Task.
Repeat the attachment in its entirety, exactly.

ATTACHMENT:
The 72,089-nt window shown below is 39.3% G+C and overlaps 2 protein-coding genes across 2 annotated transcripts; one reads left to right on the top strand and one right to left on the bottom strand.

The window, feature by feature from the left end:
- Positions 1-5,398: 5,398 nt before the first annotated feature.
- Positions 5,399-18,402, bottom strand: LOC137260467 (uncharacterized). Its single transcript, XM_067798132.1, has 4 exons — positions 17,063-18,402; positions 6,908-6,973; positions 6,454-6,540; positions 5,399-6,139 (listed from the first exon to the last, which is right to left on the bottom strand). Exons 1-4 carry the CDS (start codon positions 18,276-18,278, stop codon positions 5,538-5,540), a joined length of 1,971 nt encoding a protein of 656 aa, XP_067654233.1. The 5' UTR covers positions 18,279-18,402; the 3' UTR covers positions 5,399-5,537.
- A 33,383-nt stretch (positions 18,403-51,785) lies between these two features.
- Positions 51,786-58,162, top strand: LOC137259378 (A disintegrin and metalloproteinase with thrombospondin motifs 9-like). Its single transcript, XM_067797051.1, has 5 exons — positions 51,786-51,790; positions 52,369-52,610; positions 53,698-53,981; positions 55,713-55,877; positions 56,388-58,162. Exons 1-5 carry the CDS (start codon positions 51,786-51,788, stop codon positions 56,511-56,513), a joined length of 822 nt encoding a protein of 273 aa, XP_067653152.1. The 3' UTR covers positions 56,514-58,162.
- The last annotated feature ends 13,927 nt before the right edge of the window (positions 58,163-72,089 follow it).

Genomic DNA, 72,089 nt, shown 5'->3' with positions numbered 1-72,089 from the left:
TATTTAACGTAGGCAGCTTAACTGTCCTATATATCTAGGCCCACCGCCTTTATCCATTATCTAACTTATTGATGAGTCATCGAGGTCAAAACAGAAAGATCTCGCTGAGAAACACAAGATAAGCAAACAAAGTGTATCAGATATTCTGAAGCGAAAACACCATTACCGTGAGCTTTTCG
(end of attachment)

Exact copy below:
The 72,089-nt window shown below is 39.3% G+C and overlaps 2 protein-coding genes across 2 annotated transcripts; one reads left to right on the top strand and one right to left on the bottom strand.

The window, feature by feature from the left end:
- Positions 1-5,398: 5,398 nt before the first annotated feature.
- Positions 5,399-18,402, bottom strand: LOC137260467 (uncharacterized). Its single transcript, XM_067798132.1, has 4 exons — positions 17,063-18,402; positions 6,908-6,973; positions 6,454-6,540; positions 5,399-6,139 (listed from the first exon to the last, which is right to left on the bottom strand). Exons 1-4 carry the CDS (start codon positions 18,276-18,278, stop codon positions 5,538-5,540), a joined length of 1,971 nt encoding a protein of 656 aa, XP_067654233.1. The 5' UTR covers positions 18,279-18,402; the 3' UTR covers positions 5,399-5,537.
- A 33,383-nt stretch (positions 18,403-51,785) lies between these two features.
- Positions 51,786-58,162, top strand: LOC137259378 (A disintegrin and metalloproteinase with thrombospondin motifs 9-like). Its single transcript, XM_067797051.1, has 5 exons — positions 51,786-51,790; positions 52,369-52,610; positions 53,698-53,981; positions 55,713-55,877; positions 56,388-58,162. Exons 1-5 carry the CDS (start codon positions 51,786-51,788, stop codon positions 56,511-56,513), a joined length of 822 nt encoding a protein of 273 aa, XP_067653152.1. The 3' UTR covers positions 56,514-58,162.
- The last annotated feature ends 13,927 nt before the right edge of the window (positions 58,163-72,089 follow it).

Genomic DNA, 72,089 nt, shown 5'->3' with positions numbered 1-72,089 from the left:
TATTTAACGTAGGCAGCTTAACTGTCCTATATATCTAGGCCCACCGCCTTTATCCATTATCTAACTTATTGATGAGTCATCGAGGTCAAAACAGAAAGATCTCGCTGAGAAACACAAGATAAGCAAACAAAGTGTATCAGATATTCTGAAGCGAAAACACCATTACCGTGAGCTTTTCG